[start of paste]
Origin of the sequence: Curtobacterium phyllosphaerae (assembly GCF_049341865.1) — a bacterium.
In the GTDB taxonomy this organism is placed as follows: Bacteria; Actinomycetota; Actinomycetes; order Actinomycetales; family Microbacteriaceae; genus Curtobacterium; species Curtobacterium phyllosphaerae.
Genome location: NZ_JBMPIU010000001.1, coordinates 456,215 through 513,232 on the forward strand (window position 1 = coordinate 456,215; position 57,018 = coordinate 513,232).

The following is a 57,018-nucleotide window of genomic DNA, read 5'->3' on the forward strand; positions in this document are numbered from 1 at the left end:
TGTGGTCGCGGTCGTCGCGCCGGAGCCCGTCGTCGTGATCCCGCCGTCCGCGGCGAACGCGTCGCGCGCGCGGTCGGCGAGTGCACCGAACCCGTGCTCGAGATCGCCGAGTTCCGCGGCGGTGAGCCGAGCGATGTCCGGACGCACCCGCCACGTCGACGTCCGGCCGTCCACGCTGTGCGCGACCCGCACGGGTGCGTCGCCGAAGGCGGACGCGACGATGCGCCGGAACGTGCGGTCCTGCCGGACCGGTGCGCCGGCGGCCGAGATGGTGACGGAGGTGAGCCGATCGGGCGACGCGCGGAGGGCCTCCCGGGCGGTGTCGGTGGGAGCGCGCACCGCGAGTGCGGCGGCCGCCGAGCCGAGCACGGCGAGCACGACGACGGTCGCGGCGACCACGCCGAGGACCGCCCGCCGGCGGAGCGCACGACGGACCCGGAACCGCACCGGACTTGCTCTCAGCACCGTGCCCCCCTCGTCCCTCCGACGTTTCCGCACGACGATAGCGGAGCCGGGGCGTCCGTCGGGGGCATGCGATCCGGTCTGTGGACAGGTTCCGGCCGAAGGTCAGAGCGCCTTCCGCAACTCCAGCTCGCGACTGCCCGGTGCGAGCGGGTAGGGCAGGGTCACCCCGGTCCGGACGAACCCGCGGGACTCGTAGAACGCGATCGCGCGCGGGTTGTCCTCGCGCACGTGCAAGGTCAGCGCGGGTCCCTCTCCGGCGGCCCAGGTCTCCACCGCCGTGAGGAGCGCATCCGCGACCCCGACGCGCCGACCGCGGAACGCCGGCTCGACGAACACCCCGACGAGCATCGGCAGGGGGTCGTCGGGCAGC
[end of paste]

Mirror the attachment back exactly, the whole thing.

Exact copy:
Origin of the sequence: Curtobacterium phyllosphaerae (assembly GCF_049341865.1) — a bacterium.
In the GTDB taxonomy this organism is placed as follows: Bacteria; Actinomycetota; Actinomycetes; order Actinomycetales; family Microbacteriaceae; genus Curtobacterium; species Curtobacterium phyllosphaerae.
Genome location: NZ_JBMPIU010000001.1, coordinates 456,215 through 513,232 on the forward strand (window position 1 = coordinate 456,215; position 57,018 = coordinate 513,232).

The following is a 57,018-nucleotide window of genomic DNA, read 5'->3' on the forward strand; positions in this document are numbered from 1 at the left end:
TGTGGTCGCGGTCGTCGCGCCGGAGCCCGTCGTCGTGATCCCGCCGTCCGCGGCGAACGCGTCGCGCGCGCGGTCGGCGAGTGCACCGAACCCGTGCTCGAGATCGCCGAGTTCCGCGGCGGTGAGCCGAGCGATGTCCGGACGCACCCGCCACGTCGACGTCCGGCCGTCCACGCTGTGCGCGACCCGCACGGGTGCGTCGCCGAAGGCGGACGCGACGATGCGCCGGAACGTGCGGTCCTGCCGGACCGGTGCGCCGGCGGCCGAGATGGTGACGGAGGTGAGCCGATCGGGCGACGCGCGGAGGGCCTCCCGGGCGGTGTCGGTGGGAGCGCGCACCGCGAGTGCGGCGGCCGCCGAGCCGAGCACGGCGAGCACGACGACGGTCGCGGCGACCACGCCGAGGACCGCCCGCCGGCGGAGCGCACGACGGACCCGGAACCGCACCGGACTTGCTCTCAGCACCGTGCCCCCCTCGTCCCTCCGACGTTTCCGCACGACGATAGCGGAGCCGGGGCGTCCGTCGGGGGCATGCGATCCGGTCTGTGGACAGGTTCCGGCCGAAGGTCAGAGCGCCTTCCGCAACTCCAGCTCGCGACTGCCCGGTGCGAGCGGGTAGGGCAGGGTCACCCCGGTCCGGACGAACCCGCGGGACTCGTAGAACGCGATCGCGCGCGGGTTGTCCTCGCGCACGTGCAAGGTCAGCGCGGGTCCCTCTCCGGCGGCCCAGGTCTCCACCGCCGTGAGGAGCGCATCCGCGACCCCGACGCGCCGACCGCGGAACGCCGGCTCGACGAACACCCCGACGAGCATCGGCAGGGGGTCGTCGGGCAGC